Pohakuloa is located on Saddle Road between the majestic slopes of Mauna Kea and Mauna Loa. At over 6,000 feet in elevation, this Hawaii land boasts cool, breezy weather, an ironic contrast to the desertous landscape’s solid lakes of volcanic rock. Home to imported pigs, goats, and sheep, as well as many endangered Hawaiian plants and animals, the land is the natural habitat of several types of precious Hawaiian wildlife. It is also hallowed ground, Hawaii land featuring over 600 sacred Hawaiian sites.

In a particularly sardonic form of irony, this Hawaii land is also home to the Pohakuloa Training Area and Bradshaw Army Airfield, which together comprise the largest training area for the United States’ Army in the Pacific. PTA is a multifunctioning training facility that permits trainees to leverage all military weapons systems in their full capacities. Utilized primarily by the 25th Infantry Division, PTA also hosts trainings for the Hawaii Army National Guard, U.S. Marine Corps, U.S. Navy, U.S. Air Force, and International Allied Forces. PTA hosts over 13,000 soldiers per year on its 108,863 acres, granting multiple military divisions access to the U.S. Army Pacific’s largest live-fire range.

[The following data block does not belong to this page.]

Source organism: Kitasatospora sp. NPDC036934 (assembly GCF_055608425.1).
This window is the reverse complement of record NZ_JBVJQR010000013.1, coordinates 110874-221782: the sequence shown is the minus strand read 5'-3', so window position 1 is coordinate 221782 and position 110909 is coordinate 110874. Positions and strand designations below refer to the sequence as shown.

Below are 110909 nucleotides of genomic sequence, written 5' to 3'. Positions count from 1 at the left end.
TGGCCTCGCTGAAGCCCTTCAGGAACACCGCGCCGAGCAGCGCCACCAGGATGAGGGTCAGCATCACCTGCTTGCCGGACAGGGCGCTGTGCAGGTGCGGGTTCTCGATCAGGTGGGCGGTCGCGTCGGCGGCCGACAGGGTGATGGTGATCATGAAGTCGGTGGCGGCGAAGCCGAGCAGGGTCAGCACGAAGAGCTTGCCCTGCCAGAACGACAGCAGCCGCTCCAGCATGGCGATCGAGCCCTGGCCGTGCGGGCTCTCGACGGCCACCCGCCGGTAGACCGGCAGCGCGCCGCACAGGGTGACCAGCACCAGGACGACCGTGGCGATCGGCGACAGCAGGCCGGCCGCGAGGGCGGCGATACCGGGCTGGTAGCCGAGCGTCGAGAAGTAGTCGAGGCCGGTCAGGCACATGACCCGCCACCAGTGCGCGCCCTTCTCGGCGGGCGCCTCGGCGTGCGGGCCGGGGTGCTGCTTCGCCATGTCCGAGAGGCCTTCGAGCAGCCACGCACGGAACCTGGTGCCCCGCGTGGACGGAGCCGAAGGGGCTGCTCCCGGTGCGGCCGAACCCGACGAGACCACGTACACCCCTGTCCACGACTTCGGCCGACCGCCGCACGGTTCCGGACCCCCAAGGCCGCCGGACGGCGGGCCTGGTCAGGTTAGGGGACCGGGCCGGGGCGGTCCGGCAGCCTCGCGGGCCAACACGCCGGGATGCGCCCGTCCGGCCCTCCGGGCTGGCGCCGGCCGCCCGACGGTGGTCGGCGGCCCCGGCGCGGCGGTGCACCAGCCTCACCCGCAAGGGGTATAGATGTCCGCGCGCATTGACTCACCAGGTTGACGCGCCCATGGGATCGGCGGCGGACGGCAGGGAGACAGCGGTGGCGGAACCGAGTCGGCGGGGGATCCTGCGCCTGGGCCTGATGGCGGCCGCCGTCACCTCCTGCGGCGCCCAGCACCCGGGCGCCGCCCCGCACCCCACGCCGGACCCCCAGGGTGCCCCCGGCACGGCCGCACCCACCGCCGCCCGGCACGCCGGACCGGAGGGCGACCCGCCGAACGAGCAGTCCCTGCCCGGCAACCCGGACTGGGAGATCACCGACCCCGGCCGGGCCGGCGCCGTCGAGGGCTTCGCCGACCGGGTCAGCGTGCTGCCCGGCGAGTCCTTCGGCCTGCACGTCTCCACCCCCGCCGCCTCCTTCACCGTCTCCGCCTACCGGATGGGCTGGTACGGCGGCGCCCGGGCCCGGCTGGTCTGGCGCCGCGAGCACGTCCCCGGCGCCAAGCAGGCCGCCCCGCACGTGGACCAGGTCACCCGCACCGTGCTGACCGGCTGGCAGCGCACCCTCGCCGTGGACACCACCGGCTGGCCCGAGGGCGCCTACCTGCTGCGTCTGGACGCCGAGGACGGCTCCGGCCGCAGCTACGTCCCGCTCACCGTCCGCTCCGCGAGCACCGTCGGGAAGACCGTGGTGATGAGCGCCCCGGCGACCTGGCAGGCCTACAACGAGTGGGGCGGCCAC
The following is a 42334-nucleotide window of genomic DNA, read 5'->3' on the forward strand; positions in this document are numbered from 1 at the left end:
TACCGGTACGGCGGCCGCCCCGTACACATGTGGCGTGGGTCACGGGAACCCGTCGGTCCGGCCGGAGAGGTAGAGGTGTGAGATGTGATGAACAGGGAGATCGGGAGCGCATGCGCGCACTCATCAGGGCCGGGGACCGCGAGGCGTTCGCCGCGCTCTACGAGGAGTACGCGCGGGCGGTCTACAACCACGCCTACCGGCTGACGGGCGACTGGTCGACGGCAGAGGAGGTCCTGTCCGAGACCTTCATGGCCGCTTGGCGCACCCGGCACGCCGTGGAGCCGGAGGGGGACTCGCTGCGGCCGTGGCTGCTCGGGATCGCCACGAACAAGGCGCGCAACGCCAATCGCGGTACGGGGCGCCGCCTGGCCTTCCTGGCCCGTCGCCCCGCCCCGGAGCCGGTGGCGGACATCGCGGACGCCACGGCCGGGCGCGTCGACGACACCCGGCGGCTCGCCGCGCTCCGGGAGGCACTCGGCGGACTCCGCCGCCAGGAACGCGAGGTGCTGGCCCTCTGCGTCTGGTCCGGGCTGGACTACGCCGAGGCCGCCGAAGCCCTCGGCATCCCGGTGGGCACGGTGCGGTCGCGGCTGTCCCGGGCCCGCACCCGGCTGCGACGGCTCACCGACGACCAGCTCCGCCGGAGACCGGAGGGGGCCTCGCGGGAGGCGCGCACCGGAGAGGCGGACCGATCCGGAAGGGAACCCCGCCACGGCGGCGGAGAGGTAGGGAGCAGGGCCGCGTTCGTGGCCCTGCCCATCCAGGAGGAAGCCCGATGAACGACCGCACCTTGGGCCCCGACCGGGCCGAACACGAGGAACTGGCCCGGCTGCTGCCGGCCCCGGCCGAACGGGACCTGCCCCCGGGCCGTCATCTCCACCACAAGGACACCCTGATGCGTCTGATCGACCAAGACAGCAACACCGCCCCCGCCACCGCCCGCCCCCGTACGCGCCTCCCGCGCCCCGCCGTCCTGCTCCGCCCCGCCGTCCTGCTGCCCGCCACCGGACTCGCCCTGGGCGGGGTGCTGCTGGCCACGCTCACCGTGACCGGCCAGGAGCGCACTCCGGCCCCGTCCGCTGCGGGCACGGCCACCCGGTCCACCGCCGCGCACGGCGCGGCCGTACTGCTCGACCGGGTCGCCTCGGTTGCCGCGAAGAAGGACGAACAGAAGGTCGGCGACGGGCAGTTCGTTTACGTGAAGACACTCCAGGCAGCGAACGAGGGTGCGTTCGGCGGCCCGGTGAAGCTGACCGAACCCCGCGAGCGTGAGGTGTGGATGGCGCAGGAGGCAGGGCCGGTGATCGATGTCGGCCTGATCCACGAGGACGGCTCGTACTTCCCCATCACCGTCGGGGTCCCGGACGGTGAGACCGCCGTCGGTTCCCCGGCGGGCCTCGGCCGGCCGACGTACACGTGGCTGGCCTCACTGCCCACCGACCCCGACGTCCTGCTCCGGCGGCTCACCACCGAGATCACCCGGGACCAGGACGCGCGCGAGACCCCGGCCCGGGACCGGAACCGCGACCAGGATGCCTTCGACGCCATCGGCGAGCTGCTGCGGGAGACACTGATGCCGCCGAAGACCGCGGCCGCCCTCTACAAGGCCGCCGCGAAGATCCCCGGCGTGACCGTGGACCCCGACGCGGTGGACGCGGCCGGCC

PTA is also a major point of contention for Native Hawaiians and environmental activists concerned with protecting Hawaii land. As RIMPAC, the world’s largest international maritime exercise, is playing out over our heads this week here at Gingerhill, we have decided to explore some of the political and environmental controversies surrounding the military’s use of PTA.

The Origins of Pohakuloa

President Theodore Roosevelt stated in 1900 that he “wish(ed) for the United States to be the dominant power on the shores of the Pacific Ocean.” It was undoubtedly that intention that prompted the overthrow of Queen Liliuokalani and the subsequent annexation of the Hawaiian Islands as the Territory of Hawaii in 1898.

Hawaii’s remote location places it within close range of South Asia and the Pacific Islands. The U.S. military’s occupation of the islands was a strategic maneuver to exert power over these countries, solidifying America’s intensifying dominance on the world stage. One could even argue that the occupation of Hawaii and subsequent establishment of a strong military presence in the Pacific helped to catapult the United States to hegemonic status over the course of the 20th century.